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Ethical Consumers to Change The World

As Christmas approaches and the shopping lists are written we thought it was a good time to share this challenging blog from Joanna Pollard – Chair of BAFTS. Her call to think about where our products come from is one we should all be listening to……


“Friday 30 September saw the latest annual conference from Ethical Consumer magazine*. Bringing together a range of people involved in fair, ethical and sustainable trade, this year’s conference was based around the theme of collaboration to change the world. Some of the key speakers were: Rob Harrison, founder of Ethical Consumer, John Hilary, Executive Director of War on Want, on boycotts, Marilyn Croser, Director of CORE on corporate social responsibility, Fiona Gooch from Traidcraft on campaigning to hold big business to account and Sarah Ditty, Head of Policy at Fashion Revolution on transparency in the fashion industry.


Ethical and sustainable products are increasingly popular among consumers, largely due to an increased understanding of how unethically produced many high street products are. Fair trade campaigners who started off as part of the Fairtrade Towns movement now campaign for trade justice across a range of sectors. It is great to see the Fairtrade mark on widely available products such as Cadbury’s Dairy Milk and Gregg’s coffee, we must never forget that this mass movement towards Fairtrade happened because we mobilised efforts in our own communities. Thousands of fair trade campaigners lobbying councils, working with shops and cafes and of course working like fair and funky in schools increased awareness of the importance of choosing Fairtrade.  By working collaboratively we have changed the way British people shop in just a few years.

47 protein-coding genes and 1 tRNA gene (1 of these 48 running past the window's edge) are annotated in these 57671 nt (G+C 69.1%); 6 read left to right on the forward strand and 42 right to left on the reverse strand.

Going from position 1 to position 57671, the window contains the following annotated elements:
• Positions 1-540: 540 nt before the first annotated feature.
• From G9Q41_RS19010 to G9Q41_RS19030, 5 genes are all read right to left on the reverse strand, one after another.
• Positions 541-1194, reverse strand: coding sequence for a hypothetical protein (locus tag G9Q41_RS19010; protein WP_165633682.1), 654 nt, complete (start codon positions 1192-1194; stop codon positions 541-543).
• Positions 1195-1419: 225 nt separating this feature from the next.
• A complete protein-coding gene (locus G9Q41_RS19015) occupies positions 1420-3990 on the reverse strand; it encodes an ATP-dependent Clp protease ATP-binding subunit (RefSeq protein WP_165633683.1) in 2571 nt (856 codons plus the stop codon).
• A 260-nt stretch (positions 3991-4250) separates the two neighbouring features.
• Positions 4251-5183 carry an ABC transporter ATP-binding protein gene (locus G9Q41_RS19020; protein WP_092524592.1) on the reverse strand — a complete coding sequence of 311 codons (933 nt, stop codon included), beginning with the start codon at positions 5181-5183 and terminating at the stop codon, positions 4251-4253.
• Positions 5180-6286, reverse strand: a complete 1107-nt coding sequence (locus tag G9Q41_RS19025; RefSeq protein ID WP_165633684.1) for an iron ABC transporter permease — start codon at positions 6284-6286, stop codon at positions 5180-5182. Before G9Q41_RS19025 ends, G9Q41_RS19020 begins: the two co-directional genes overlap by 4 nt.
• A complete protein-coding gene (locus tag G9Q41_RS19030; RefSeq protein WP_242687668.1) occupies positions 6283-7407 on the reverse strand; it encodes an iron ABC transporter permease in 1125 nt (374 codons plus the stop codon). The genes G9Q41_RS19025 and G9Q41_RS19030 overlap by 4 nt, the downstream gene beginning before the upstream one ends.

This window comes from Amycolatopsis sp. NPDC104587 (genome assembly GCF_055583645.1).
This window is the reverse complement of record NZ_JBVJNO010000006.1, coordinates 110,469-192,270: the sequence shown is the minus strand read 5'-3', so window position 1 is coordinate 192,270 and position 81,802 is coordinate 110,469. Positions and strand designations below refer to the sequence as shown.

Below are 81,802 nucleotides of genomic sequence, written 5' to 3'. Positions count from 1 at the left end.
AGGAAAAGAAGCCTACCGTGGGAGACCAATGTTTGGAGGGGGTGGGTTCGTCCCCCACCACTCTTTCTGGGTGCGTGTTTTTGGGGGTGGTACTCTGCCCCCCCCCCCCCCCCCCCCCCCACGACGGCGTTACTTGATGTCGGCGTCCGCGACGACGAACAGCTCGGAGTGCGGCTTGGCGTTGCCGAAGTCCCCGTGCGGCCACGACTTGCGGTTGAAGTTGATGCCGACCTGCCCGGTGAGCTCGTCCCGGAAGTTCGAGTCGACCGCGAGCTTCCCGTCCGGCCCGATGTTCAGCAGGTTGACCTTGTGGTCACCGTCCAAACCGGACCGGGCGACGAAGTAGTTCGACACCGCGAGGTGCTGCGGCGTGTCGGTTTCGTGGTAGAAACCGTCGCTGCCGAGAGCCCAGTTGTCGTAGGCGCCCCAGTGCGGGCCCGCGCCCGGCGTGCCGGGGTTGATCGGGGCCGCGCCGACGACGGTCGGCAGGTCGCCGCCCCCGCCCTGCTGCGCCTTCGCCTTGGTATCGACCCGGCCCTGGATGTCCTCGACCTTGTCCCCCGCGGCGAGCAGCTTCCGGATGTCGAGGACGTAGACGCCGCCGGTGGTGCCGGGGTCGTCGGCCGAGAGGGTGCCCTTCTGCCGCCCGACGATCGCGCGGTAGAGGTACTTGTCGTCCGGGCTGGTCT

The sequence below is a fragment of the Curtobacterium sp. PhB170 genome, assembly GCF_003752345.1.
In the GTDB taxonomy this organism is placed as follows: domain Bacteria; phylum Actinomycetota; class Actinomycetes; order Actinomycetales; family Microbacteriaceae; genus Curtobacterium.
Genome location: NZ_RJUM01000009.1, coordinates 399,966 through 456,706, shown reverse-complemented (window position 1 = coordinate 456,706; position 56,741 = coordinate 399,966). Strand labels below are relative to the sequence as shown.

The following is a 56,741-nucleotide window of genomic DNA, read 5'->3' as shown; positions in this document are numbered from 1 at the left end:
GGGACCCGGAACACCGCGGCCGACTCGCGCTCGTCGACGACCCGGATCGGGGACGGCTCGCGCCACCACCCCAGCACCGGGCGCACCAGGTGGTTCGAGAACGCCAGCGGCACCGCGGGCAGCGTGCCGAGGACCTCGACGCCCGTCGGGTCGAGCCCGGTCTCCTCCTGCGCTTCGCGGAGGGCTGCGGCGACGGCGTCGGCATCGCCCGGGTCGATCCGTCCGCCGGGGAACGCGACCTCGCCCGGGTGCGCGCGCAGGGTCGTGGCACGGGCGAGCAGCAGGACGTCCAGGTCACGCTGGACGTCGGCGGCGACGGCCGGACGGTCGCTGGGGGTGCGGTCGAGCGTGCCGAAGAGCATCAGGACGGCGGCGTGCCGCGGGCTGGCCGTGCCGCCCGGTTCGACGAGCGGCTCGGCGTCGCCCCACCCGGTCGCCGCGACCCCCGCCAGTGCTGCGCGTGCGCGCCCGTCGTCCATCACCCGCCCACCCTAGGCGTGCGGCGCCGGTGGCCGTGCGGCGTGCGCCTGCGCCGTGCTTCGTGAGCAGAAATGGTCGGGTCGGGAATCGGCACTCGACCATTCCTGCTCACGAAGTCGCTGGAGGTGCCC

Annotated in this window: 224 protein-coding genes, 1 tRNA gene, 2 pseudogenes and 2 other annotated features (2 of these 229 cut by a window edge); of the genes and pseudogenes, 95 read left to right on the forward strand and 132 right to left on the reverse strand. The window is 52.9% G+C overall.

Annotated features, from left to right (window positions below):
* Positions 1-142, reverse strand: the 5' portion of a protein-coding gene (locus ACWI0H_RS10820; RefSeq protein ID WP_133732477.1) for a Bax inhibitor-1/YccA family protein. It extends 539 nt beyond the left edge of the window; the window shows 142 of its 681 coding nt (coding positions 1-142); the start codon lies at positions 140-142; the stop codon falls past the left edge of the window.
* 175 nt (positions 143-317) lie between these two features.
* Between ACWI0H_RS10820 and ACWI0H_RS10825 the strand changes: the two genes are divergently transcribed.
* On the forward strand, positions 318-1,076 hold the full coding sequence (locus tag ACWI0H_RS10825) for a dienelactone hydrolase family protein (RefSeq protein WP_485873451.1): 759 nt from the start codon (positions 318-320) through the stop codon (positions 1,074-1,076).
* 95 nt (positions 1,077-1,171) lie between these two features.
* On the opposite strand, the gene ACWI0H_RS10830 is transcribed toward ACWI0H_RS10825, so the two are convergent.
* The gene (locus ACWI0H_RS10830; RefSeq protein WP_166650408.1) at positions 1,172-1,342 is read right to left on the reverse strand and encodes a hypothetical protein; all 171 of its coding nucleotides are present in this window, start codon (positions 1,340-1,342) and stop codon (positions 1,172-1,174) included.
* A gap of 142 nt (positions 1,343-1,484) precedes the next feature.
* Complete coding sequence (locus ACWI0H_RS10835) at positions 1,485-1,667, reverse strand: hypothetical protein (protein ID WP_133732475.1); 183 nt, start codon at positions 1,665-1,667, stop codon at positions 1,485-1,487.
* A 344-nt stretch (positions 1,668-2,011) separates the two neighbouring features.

But while our supermarkets are stocked with Fairtrade goods, other sectors are much slower to catch on. Wouldn’t it be great to see the huge increase in availability for Fairtrade food products like bananas, tea, coffee and chocolate replicated in other shops – shoe shops, clothes shops, gift shops? Working conditions in many of these sectors are notoriously poor. Fashion Revolution was started in response to the Rana Plaza factory collapse in 2014 which killed over 1,000 garment workers. Now the challenge is to raise awareness of ethically traded fashion and start to bring it into the mainstream.


There are several ways we can work together to campaign for better choices on the high street: The most important thing we can do is to make our own choices ethically. We can choose to boycott goods produced in regimes we disapprove of, goods sold by companies which are not transparent in their dealings, or which do not pay their fair share of tax. And we can seek out alternatives, rewarding those companies which behave ethically. Here Ethical Consumer and BAFTS are able to help, showing us where fair trade and ethical alternatives to the high street exist. The Fair Tax mark is also growing in popularity with large brands like SSE and Lush awarded the mark to help us to choose to spend our money with companies which do the right thing, unlike so many multi nationals.


We need to make sure large companies take their responsibilities seriously. We need to make sure they know where their goods come from, how they are made and to make sure they are contributing fairly to the communities where their goods are made and sold. We need to keep asking questions, letting them know these things are important and we need to do all this together. Campaigning for fair trade is only the start. We have already had a consumer revolution in Fairtrade, and if we continue to work together as ethical consumers we can start a revolution in fashion and other sectors.


Working together in collaboration with people who care about the same things we care about is incredibly rewarding. Businesses are big, but together we are bigger. We want the ethical choice to be the obvious choice, let’s make it happen. “


*There are images and videos on the Ethical Consumer website:

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